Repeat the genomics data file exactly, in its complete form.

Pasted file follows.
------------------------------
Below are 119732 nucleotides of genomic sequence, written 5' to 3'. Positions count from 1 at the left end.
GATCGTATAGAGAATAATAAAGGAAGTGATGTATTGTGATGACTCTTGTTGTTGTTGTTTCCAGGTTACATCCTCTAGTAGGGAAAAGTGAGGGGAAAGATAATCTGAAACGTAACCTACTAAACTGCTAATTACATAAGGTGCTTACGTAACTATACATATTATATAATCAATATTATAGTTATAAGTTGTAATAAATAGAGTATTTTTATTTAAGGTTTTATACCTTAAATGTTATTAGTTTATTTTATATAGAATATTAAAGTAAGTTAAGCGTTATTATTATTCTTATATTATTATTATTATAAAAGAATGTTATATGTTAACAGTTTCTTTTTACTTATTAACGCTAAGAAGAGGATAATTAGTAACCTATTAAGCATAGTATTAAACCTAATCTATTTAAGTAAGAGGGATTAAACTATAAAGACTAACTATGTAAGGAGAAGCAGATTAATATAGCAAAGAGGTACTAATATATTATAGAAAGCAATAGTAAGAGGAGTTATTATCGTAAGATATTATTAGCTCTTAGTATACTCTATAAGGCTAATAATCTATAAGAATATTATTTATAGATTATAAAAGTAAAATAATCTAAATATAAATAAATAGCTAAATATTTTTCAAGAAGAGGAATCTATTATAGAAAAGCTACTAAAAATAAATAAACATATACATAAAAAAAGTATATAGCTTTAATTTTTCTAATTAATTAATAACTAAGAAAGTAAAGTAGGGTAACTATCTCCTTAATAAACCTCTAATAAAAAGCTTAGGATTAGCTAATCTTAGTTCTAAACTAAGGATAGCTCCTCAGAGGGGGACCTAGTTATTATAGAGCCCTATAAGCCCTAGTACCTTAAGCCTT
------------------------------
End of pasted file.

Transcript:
Below are 119732 nucleotides of genomic sequence, written 5' to 3'. Positions count from 1 at the left end.
GATCGTATAGAGAATAATAAAGGAAGTGATGTATTGTGATGACTCTTGTTGTTGTTGTTTCCAGGTTACATCCTCTAGTAGGGAAAAGTGAGGGGAAAGATAATCTGAAACGTAACCTACTAAACTGCTAATTACATAAGGTGCTTACGTAACTATACATATTATATAATCAATATTATAGTTATAAGTTGTAATAAATAGAGTATTTTTATTTAAGGTTTTATACCTTAAATGTTATTAGTTTATTTTATATAGAATATTAAAGTAAGTTAAGCGTTATTATTATTCTTATATTATTATTATTATAAAAGAATGTTATATGTTAACAGTTTCTTTTTACTTATTAACGCTAAGAAGAGGATAATTAGTAACCTATTAAGCATAGTATTAAACCTAATCTATTTAAGTAAGAGGGATTAAACTATAAAGACTAACTATGTAAGGAGAAGCAGATTAATATAGCAAAGAGGTACTAATATATTATAGAAAGCAATAGTAAGAGGAGTTATTATCGTAAGATATTATTAGCTCTTAGTATACTCTATAAGGCTAATAATCTATAAGAATATTATTTATAGATTATAAAAGTAAAATAATCTAAATATAAATAAATAGCTAAATATTTTTCAAGAAGAGGAATCTATTATAGAAAAGCTACTAAAAATAAATAAACATATACATAAAAAAAGTATATAGCTTTAATTTTTCTAATTAATTAATAACTAAGAAAGTAAAGTAGGGTAACTATCTCCTTAATAAACCTCTAATAAAAAGCTTAGGATTAGCTAATCTTAGTTCTAAACTAAGGATAGCTCCTCAGAGGGGGACCTAGTTATTATAGAGCCCTATAAGCCCTAGTACCTTAAGCCTT